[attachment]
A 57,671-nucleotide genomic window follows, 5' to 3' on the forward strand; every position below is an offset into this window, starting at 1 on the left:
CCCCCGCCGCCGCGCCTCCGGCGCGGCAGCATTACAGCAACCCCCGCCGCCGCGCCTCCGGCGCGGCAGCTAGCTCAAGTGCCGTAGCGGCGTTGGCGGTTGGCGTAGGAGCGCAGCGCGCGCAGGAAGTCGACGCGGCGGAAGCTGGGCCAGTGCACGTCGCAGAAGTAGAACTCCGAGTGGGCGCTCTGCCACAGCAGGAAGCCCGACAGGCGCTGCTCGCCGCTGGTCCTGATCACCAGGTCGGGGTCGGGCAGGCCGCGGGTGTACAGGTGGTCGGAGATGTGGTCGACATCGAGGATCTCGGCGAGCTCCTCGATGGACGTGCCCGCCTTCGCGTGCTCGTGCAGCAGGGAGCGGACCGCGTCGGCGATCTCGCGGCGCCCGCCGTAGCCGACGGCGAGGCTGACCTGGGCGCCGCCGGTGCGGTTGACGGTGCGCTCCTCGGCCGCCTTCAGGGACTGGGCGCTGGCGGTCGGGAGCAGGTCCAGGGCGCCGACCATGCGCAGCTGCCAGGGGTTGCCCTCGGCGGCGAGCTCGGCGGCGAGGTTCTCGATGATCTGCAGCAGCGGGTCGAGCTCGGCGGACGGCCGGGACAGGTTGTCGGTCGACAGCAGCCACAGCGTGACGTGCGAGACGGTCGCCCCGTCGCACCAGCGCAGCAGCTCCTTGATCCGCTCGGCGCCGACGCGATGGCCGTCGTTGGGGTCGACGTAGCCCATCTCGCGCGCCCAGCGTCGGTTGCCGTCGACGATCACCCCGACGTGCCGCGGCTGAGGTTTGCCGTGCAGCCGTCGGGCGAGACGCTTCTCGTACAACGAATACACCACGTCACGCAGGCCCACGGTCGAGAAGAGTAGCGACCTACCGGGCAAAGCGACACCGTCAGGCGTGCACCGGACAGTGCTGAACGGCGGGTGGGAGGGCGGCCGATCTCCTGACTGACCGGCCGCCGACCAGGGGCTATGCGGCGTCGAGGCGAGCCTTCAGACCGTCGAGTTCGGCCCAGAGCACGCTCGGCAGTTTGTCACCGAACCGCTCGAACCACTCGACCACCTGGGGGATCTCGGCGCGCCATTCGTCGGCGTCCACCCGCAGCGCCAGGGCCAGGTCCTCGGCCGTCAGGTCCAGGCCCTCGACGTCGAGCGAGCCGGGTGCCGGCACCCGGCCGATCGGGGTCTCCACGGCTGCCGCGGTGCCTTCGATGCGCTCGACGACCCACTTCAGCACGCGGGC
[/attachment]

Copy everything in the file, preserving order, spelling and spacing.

A 57,671-nucleotide genomic window follows, 5' to 3' on the forward strand; every position below is an offset into this window, starting at 1 on the left:
CCCCCGCCGCCGCGCCTCCGGCGCGGCAGCATTACAGCAACCCCCGCCGCCGCGCCTCCGGCGCGGCAGCTAGCTCAAGTGCCGTAGCGGCGTTGGCGGTTGGCGTAGGAGCGCAGCGCGCGCAGGAAGTCGACGCGGCGGAAGCTGGGCCAGTGCACGTCGCAGAAGTAGAACTCCGAGTGGGCGCTCTGCCACAGCAGGAAGCCCGACAGGCGCTGCTCGCCGCTGGTCCTGATCACCAGGTCGGGGTCGGGCAGGCCGCGGGTGTACAGGTGGTCGGAGATGTGGTCGACATCGAGGATCTCGGCGAGCTCCTCGATGGACGTGCCCGCCTTCGCGTGCTCGTGCAGCAGGGAGCGGACCGCGTCGGCGATCTCGCGGCGCCCGCCGTAGCCGACGGCGAGGCTGACCTGGGCGCCGCCGGTGCGGTTGACGGTGCGCTCCTCGGCCGCCTTCAGGGACTGGGCGCTGGCGGTCGGGAGCAGGTCCAGGGCGCCGACCATGCGCAGCTGCCAGGGGTTGCCCTCGGCGGCGAGCTCGGCGGCGAGGTTCTCGATGATCTGCAGCAGCGGGTCGAGCTCGGCGGACGGCCGGGACAGGTTGTCGGTCGACAGCAGCCACAGCGTGACGTGCGAGACGGTCGCCCCGTCGCACCAGCGCAGCAGCTCCTTGATCCGCTCGGCGCCGACGCGATGGCCGTCGTTGGGGTCGACGTAGCCCATCTCGCGCGCCCAGCGTCGGTTGCCGTCGACGATCACCCCGACGTGCCGCGGCTGAGGTTTGCCGTGCAGCCGTCGGGCGAGACGCTTCTCGTACAACGAATACACCACGTCACGCAGGCCCACGGTCGAGAAGAGTAGCGACCTACCGGGCAAAGCGACACCGTCAGGCGTGCACCGGACAGTGCTGAACGGCGGGTGGGAGGGCGGCCGATCTCCTGACTGACCGGCCGCCGACCAGGGGCTATGCGGCGTCGAGGCGAGCCTTCAGACCGTCGAGTTCGGCCCAGAGCACGCTCGGCAGTTTGTCACCGAACCGCTCGAACCACTCGACCACCTGGGGGATCTCGGCGCGCCATTCGTCGGCGTCCACCCGCAGCGCCAGGGCCAGGTCCTCGGCCGTCAGGTCCAGGCCCTCGACGTCGAGCGAGCCGGGTGCCGGCACCCGGCCGATCGGGGTCTCCACGGCTGCCGCGGTGCCTTCGATGCGCTCGACGACCCACTTCAGCACGCGGGC